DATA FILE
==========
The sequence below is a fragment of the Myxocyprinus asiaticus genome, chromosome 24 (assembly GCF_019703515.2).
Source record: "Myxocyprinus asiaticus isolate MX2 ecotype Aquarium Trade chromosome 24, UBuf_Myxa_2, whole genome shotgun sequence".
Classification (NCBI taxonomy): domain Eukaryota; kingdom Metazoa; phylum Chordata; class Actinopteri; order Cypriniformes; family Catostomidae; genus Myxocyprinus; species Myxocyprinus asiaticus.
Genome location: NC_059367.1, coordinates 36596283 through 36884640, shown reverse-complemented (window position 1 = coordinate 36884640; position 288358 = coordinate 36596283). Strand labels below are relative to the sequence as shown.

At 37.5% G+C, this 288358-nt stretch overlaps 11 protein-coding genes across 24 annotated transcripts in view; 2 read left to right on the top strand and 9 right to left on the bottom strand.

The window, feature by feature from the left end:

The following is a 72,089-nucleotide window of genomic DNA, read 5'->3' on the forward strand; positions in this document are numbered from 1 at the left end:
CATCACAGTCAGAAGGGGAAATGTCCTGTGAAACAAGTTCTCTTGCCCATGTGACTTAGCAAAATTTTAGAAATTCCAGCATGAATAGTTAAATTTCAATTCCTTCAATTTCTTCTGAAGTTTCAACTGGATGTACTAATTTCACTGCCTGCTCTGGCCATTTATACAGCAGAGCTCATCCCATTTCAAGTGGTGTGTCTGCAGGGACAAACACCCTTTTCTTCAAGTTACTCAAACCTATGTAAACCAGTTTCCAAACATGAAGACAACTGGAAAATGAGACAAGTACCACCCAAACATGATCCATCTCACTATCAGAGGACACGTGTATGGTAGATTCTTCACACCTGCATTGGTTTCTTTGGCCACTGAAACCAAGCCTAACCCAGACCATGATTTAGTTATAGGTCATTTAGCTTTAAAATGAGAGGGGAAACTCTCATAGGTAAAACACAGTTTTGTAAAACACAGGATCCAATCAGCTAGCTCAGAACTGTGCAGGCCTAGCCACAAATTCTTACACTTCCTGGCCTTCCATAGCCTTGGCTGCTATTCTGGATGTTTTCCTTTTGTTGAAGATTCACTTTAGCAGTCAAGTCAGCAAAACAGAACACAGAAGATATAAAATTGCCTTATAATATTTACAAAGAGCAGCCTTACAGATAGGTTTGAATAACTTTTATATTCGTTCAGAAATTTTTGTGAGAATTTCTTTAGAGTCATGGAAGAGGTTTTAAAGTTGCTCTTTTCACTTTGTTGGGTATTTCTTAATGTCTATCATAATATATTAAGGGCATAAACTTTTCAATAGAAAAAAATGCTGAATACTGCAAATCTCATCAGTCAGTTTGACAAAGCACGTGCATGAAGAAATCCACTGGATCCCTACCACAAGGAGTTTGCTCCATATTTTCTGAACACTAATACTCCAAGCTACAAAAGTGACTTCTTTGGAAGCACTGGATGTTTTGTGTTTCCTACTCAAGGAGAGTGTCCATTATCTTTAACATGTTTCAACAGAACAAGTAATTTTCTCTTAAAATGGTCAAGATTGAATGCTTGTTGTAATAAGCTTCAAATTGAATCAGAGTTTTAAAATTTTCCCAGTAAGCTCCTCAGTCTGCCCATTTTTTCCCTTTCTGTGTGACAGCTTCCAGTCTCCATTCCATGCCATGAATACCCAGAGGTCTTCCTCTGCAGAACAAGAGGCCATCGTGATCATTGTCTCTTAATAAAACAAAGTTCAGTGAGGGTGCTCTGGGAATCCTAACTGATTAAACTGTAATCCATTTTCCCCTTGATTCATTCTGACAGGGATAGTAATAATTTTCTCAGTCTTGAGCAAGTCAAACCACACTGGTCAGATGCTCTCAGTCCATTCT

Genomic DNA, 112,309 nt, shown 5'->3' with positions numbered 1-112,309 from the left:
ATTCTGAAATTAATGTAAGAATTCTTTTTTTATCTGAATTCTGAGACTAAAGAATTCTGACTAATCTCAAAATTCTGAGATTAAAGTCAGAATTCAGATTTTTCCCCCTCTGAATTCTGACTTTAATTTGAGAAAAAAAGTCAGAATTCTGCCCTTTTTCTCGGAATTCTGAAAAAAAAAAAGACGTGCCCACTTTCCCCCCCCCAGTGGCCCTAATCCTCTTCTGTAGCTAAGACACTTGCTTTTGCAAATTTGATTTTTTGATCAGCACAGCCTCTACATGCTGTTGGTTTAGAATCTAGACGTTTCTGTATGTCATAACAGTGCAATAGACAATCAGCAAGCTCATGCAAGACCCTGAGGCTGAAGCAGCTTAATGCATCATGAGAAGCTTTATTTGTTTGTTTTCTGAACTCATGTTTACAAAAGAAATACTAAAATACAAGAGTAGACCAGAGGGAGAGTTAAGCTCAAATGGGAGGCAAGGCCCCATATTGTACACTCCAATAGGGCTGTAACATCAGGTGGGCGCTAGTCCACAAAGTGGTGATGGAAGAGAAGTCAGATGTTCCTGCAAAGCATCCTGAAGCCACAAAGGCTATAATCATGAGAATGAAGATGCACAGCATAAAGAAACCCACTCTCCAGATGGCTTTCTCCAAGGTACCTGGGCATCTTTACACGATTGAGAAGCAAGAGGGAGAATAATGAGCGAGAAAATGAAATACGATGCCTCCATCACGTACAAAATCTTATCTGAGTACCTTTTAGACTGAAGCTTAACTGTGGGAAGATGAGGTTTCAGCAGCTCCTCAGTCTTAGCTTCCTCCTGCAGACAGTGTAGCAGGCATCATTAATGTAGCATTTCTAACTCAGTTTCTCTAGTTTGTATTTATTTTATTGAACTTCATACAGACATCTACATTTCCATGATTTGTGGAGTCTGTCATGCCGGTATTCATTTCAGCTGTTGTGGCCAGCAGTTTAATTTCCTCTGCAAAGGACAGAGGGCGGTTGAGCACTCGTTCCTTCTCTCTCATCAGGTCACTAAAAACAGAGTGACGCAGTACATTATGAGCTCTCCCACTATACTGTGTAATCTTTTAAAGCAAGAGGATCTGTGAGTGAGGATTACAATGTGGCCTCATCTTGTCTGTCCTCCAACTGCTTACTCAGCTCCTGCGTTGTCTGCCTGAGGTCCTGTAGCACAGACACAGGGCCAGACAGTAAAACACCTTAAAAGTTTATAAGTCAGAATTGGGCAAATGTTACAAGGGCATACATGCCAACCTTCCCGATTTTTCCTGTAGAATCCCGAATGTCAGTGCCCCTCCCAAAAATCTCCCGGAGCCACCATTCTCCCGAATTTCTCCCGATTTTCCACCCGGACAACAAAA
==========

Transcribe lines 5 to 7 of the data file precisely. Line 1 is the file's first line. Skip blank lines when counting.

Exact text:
At 37.5% G+C, this 288358-nt stretch overlaps 11 protein-coding genes across 24 annotated transcripts in view; 2 read left to right on the top strand and 9 right to left on the bottom strand.

The window, feature by feature from the left end:

The following is a 72,089-nucleotide window of genomic DNA, read 5'->3' on the forward strand; positions in this document are numbered from 1 at the left end: